2) Access to the family:  how quickly can we get to the kiddos, e.g. access to a major            airport in the near vicinity.

3) Weather: no, or very little snow, and lots of sunshine for at least most of the year

4) Culture: we need bookstores, museums, libraries, art, music, or some mixture                thereof–SOME cultural scene!

5) Transportation:  any possibilities of mass transit/public transportation?                        We really don’t want to be having to drive everywhere when we’re 80

6) Healthcare: access to facilities nearby for old folks; decent insurance                      rates/affordable medical care

7) Ambiance:  no barking dogs, decent political environment, pleasant streetscapes, good restaurants, walkability

8) Trader Joe’s: if in the States, how far is a Trader Joe’s (or comparable store with            decent bread, reasonably priced veggies, organic meat)? Farmer’s markets/open air         markets would be another major plus.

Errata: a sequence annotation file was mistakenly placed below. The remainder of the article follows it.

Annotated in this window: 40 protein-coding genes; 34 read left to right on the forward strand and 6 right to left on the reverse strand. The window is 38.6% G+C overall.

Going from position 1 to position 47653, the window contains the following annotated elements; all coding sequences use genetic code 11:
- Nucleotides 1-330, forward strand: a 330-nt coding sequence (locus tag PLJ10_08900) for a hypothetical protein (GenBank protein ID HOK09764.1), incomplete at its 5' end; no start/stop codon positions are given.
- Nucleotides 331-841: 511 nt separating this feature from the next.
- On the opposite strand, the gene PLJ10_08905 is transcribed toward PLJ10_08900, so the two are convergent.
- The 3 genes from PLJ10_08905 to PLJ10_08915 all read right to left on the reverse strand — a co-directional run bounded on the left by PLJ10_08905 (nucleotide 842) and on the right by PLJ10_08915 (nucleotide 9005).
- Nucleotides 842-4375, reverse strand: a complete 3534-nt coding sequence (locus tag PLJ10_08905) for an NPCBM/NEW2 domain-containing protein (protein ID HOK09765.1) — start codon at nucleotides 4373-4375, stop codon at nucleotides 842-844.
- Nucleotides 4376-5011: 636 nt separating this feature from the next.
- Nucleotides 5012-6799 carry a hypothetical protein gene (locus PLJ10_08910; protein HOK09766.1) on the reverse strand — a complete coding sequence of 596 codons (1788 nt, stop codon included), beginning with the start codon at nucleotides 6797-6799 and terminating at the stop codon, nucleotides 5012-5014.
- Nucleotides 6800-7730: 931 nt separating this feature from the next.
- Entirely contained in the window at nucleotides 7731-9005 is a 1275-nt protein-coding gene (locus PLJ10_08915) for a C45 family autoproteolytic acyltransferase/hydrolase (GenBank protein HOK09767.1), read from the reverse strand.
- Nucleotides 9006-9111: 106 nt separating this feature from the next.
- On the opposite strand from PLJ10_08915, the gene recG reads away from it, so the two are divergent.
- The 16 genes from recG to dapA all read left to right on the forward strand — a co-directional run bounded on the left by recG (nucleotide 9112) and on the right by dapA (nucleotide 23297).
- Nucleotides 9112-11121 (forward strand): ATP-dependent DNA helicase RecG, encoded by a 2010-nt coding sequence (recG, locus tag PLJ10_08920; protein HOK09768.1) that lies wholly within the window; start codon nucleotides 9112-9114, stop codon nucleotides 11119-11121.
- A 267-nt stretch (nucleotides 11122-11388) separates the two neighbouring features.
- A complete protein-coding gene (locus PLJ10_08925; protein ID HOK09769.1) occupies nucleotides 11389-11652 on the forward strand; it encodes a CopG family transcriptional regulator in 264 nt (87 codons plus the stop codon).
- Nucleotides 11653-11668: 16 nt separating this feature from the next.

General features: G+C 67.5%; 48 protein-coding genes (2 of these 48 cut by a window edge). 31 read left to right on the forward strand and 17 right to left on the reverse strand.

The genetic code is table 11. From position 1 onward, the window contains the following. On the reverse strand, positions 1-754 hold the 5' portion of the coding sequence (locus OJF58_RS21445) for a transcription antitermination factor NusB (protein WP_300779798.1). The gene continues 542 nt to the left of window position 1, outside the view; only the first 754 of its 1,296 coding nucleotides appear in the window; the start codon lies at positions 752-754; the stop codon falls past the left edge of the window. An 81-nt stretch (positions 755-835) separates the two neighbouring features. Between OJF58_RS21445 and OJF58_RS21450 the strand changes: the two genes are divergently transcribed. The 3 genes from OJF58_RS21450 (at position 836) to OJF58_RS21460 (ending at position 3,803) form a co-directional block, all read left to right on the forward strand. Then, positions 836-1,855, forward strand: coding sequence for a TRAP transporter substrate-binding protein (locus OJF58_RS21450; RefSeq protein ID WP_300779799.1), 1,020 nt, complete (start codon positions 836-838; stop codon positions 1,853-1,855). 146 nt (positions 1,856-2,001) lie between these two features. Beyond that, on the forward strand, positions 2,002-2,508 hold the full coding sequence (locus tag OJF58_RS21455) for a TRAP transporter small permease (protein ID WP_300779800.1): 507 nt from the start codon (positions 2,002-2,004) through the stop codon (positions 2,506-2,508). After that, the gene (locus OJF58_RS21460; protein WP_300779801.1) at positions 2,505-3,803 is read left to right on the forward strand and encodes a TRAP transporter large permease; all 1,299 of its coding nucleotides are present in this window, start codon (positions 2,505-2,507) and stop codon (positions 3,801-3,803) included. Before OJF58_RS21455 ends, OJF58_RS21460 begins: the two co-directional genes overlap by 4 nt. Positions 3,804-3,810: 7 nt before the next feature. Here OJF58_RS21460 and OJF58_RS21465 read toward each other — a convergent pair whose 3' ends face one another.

9) Ease of moving there:  if foreign country, how complicated to emigrate/gain                      permanent residency?

That about covers it, I think.  In our attempt to be scientific about it, we will weigh all of these factors for each place numerically, plus or minus.  Then we will probably ignore all of it and go with our gut feeling!  If anyone can think of other aspects we need to keep in mind, by all means let us know!




A fledgling

24 Jun

[George likes to make these little anecdotal moral offerings….ee]